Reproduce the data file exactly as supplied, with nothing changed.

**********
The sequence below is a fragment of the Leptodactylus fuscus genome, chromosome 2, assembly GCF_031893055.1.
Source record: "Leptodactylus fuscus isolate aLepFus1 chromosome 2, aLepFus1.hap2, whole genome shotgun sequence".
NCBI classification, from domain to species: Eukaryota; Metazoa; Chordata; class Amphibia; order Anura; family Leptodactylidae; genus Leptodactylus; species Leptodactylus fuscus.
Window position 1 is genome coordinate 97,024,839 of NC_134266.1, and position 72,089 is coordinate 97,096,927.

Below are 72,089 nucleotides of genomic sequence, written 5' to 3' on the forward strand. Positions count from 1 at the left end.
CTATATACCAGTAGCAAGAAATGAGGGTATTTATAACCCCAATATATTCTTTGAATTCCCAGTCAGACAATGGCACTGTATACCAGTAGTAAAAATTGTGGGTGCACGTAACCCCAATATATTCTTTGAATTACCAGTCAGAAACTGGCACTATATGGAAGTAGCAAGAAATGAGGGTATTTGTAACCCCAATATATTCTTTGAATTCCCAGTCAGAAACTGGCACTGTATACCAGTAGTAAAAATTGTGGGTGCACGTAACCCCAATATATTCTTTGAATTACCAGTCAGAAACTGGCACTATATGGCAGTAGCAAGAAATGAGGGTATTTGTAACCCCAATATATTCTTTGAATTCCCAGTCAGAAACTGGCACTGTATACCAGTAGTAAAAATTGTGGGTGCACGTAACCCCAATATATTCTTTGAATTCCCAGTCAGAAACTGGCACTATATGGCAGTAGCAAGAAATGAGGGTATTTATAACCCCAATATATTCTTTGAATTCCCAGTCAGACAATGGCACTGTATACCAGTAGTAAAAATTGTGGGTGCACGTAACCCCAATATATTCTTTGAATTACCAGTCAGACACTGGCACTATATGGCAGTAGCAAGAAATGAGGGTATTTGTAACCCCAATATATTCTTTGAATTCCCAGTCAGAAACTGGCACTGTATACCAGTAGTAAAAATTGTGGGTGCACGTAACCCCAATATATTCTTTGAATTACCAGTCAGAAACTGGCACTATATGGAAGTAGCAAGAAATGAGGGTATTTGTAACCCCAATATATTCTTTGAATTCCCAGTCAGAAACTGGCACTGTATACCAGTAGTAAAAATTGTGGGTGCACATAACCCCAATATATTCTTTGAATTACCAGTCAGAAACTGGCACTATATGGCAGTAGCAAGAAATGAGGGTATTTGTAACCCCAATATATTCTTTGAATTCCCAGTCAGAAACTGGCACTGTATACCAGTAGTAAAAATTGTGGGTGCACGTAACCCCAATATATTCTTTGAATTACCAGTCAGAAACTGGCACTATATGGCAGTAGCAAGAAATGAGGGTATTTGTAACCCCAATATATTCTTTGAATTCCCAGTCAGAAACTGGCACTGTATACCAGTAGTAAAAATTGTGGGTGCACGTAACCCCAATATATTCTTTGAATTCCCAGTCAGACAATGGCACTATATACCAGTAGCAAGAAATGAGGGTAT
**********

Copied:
The sequence below is a fragment of the Leptodactylus fuscus genome, chromosome 2, assembly GCF_031893055.1.
Source record: "Leptodactylus fuscus isolate aLepFus1 chromosome 2, aLepFus1.hap2, whole genome shotgun sequence".
NCBI classification, from domain to species: Eukaryota; Metazoa; Chordata; class Amphibia; order Anura; family Leptodactylidae; genus Leptodactylus; species Leptodactylus fuscus.
Window position 1 is genome coordinate 97,024,839 of NC_134266.1, and position 72,089 is coordinate 97,096,927.

Below are 72,089 nucleotides of genomic sequence, written 5' to 3' on the forward strand. Positions count from 1 at the left end.
CTATATACCAGTAGCAAGAAATGAGGGTATTTATAACCCCAATATATTCTTTGAATTCCCAGTCAGACAATGGCACTGTATACCAGTAGTAAAAATTGTGGGTGCACGTAACCCCAATATATTCTTTGAATTACCAGTCAGAAACTGGCACTATATGGAAGTAGCAAGAAATGAGGGTATTTGTAACCCCAATATATTCTTTGAATTCCCAGTCAGAAACTGGCACTGTATACCAGTAGTAAAAATTGTGGGTGCACGTAACCCCAATATATTCTTTGAATTACCAGTCAGAAACTGGCACTATATGGCAGTAGCAAGAAATGAGGGTATTTGTAACCCCAATATATTCTTTGAATTCCCAGTCAGAAACTGGCACTGTATACCAGTAGTAAAAATTGTGGGTGCACGTAACCCCAATATATTCTTTGAATTCCCAGTCAGAAACTGGCACTATATGGCAGTAGCAAGAAATGAGGGTATTTATAACCCCAATATATTCTTTGAATTCCCAGTCAGACAATGGCACTGTATACCAGTAGTAAAAATTGTGGGTGCACGTAACCCCAATATATTCTTTGAATTACCAGTCAGACACTGGCACTATATGGCAGTAGCAAGAAATGAGGGTATTTGTAACCCCAATATATTCTTTGAATTCCCAGTCAGAAACTGGCACTGTATACCAGTAGTAAAAATTGTGGGTGCACGTAACCCCAATATATTCTTTGAATTACCAGTCAGAAACTGGCACTATATGGAAGTAGCAAGAAATGAGGGTATTTGTAACCCCAATATATTCTTTGAATTCCCAGTCAGAAACTGGCACTGTATACCAGTAGTAAAAATTGTGGGTGCACATAACCCCAATATATTCTTTGAATTACCAGTCAGAAACTGGCACTATATGGCAGTAGCAAGAAATGAGGGTATTTGTAACCCCAATATATTCTTTGAATTCCCAGTCAGAAACTGGCACTGTATACCAGTAGTAAAAATTGTGGGTGCACGTAACCCCAATATATTCTTTGAATTACCAGTCAGAAACTGGCACTATATGGCAGTAGCAAGAAATGAGGGTATTTGTAACCCCAATATATTCTTTGAATTCCCAGTCAGAAACTGGCACTGTATACCAGTAGTAAAAATTGTGGGTGCACGTAACCCCAATATATTCTTTGAATTCCCAGTCAGACAATGGCACTATATACCAGTAGCAAGAAATGAGGGTAT